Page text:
The wristwatch of the last emperor of Vietnam is managed to achieve this feat. During a stay in Switzerland in 1954, his majesty Bao Dai acquired the most expensive watch made by Rolex at that time. This is a solid gold Rolex Triple Calendar with a moon phase complication, jet black dial, gold indices for the odd hours and brilliant-cut diamonds marking the even hours. This is a one-off production by the Swiss luxury watch giant – and also one of the few special editions that Rolex has released.

Already at the time of purchase, the Rolex Bao Dai, named after its owner, was the most expensive model in the Rolex range and even achieved the record for the most expensive watch in the world twice. When it first went up for sale at auction in 2002, it fetched a record price of €340,500. When it was put up for sale again at an auction house in 2017, it had lost its rank as the world's most expensive watch to a Split Seconds Chronograph under the Reference number 4113. In May 2017, however, it regained its throne at the Phillips auction house in New York, achieving a total of $5,060,472, the equivalent of just over €4.5 million, in a thrilling battle of bids between ten bidders in attendance and three anonymous telephone bidders.

This made the Bao Dai Rolex, which was considered by collectors to be the Holy Grail of Haute Horlogerie, once again the most expensive watch in the world – at least until the auction of the Paul Newman Daytona, which took place just under six months later. 

A Snoopy special edition of the Moonwatch

When the command module of the Apollo 13 mission splashed down in the Pacific Ocean on April 17, 1970, the world heaved a sigh of relief. The mission's three astronauts had to handle an explosion of one of the oxygen tanks 300,000 kilometres from Earth and return to Earth. The legendary radio transmission "Houston, we have a problem!" went down in history.

Dial with Snoopy application on an Omega Speedmaster 50th Anniversary Silver Snoopy Award 310. watch

To protect the life-support systems from being damaged, the men on the Apollo 13 mission switched off all devices consuming power – meaning that the computer responsible for time management was also disabled. In order to return to Earth, the window of time for the engine burn had to be performed to be exactly 14 seconds with no more than a minimal deviation. This was successfully carried out by astronaut John "Jack" Swigert thanks to his Omega Speedmaster Moonwatch, thereby saving the crew's lives. For this achievement, Omega received the Silver Snoopy Award, one of NASA's highest honours.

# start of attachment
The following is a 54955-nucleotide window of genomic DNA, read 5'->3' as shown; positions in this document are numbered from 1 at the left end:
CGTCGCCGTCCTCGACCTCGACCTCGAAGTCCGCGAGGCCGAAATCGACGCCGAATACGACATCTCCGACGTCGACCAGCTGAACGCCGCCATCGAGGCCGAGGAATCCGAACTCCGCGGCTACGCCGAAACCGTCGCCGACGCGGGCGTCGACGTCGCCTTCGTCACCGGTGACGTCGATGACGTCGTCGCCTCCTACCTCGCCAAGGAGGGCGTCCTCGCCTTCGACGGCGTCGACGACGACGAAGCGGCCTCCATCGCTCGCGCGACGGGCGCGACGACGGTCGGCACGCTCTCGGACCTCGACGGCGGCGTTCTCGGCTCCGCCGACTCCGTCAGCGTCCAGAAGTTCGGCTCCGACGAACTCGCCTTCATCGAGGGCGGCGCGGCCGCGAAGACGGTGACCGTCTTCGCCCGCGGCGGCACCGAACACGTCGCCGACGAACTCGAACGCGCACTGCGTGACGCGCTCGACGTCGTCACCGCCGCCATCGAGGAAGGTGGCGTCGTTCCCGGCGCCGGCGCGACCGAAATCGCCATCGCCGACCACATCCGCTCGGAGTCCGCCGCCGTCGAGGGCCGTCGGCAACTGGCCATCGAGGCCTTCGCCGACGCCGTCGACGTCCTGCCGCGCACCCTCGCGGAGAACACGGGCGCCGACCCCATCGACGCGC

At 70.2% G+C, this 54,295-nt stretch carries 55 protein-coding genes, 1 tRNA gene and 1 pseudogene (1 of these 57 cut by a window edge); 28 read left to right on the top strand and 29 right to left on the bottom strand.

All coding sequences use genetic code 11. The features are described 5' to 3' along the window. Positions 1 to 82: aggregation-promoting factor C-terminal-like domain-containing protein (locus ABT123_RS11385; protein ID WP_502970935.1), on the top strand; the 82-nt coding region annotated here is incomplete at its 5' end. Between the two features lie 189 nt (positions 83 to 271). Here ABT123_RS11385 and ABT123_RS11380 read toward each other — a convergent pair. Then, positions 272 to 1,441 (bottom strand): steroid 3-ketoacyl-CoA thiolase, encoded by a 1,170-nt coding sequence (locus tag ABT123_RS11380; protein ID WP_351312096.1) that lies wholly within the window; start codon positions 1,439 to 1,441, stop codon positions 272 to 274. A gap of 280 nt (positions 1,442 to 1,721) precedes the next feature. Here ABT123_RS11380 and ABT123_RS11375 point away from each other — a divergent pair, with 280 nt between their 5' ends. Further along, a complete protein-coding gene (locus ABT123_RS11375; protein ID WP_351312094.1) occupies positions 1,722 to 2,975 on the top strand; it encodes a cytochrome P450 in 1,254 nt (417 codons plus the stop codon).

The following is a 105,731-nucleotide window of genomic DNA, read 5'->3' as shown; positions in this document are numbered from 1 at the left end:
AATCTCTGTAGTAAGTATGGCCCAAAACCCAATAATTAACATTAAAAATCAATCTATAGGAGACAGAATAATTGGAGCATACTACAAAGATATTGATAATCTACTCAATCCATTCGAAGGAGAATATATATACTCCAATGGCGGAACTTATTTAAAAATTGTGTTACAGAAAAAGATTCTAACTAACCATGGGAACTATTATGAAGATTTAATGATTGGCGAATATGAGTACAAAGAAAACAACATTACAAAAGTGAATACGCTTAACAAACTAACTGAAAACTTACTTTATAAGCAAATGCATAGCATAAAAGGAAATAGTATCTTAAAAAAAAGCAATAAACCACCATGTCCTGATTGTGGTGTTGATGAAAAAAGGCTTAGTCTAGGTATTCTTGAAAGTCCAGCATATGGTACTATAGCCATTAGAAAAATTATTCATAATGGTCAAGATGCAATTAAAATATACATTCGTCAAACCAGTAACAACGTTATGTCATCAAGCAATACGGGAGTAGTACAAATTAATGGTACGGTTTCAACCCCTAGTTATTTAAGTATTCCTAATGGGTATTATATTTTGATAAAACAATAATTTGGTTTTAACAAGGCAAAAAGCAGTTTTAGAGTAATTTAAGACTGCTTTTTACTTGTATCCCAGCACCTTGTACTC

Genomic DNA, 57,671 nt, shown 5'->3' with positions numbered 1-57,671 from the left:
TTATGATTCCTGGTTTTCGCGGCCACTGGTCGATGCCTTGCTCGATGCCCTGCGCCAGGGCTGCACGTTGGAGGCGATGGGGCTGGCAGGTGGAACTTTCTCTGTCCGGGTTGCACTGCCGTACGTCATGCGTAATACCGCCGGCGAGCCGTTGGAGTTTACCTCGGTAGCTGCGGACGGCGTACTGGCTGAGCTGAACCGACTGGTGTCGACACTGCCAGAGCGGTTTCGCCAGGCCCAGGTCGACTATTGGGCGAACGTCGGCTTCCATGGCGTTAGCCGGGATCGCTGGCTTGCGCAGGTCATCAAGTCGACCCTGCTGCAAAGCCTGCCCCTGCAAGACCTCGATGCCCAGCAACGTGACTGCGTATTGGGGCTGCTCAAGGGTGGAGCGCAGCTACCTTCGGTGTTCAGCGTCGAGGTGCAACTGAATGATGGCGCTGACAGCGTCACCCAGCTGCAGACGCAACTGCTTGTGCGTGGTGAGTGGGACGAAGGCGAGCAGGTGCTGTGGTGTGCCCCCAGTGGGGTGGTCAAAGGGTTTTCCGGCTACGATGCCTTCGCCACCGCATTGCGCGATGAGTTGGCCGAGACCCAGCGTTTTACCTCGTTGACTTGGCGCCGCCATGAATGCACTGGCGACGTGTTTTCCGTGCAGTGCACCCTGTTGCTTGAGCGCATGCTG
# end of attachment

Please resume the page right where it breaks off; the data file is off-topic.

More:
Naturally, Omega used this as an opportunity to launch limited special editions of the Moonwatch. To date, only two of these editions have been released, both with the famous comic beagle Snoopy on the dial and case back. Both editions are now only available on the pre-owned market and cost between €10,000 and €21,000, depending on the edition (Ref. 3578.51.00 or 311. These rare and extremely collectable watches show that Omega has an eye not only for exceptional watch boxes, but for unusual timepieces as well. The Moonwatch models are a playful reminder of one of the great moments in the history of mankind and, in addition to their indisputable technical brilliance, stand out for their exclusivity and lovingly designed details such as the specially marked first 14 seconds on the dial with the question "What could you do in 14 seconds?" underneath, as well as a replica of the Snoopy Award pin integrated into the case back.

Case back of the Omega Speedmaster 50th Anniversary Silver Snoopy Award 310. watch with Snoopy illustration

The Pride of Audemars Piguet

Why focus on only one country when there are so many beautiful countries in the world to feel proud of? This might be what Swiss luxury watchmaker Audemars Piguet thought and chose to express with love revolving around a wide range of countries. 

The Audemars Piguet Pride Series currently includes the "Pride of Russia," "Pride of Germany," "Pride of Siam," "Pride of Mexico," "Pride of China" and "Pride of Indonesia," just to name a few. The models in the Pride family are based on Royal Oak and Royal Oak Offshore. These two chronographs are modified to reflect the respective country with some special embellishments and feature different dial designs and colours. The only way to find out which country is honoured is by looking at the watch's case back. There, you will either find a sapphire crystal case back that reveals the ornate pallet with the words "Pride of ..." or there is a case back with the coat of arms or a special representation of the country commemorated 

Particularly in times of political turbulence and uncertainty, it is important to honour the achievements of other countries and to defuse conflicts. And so why not do this with an Audemars Piguet Pride of Germany on your wrist?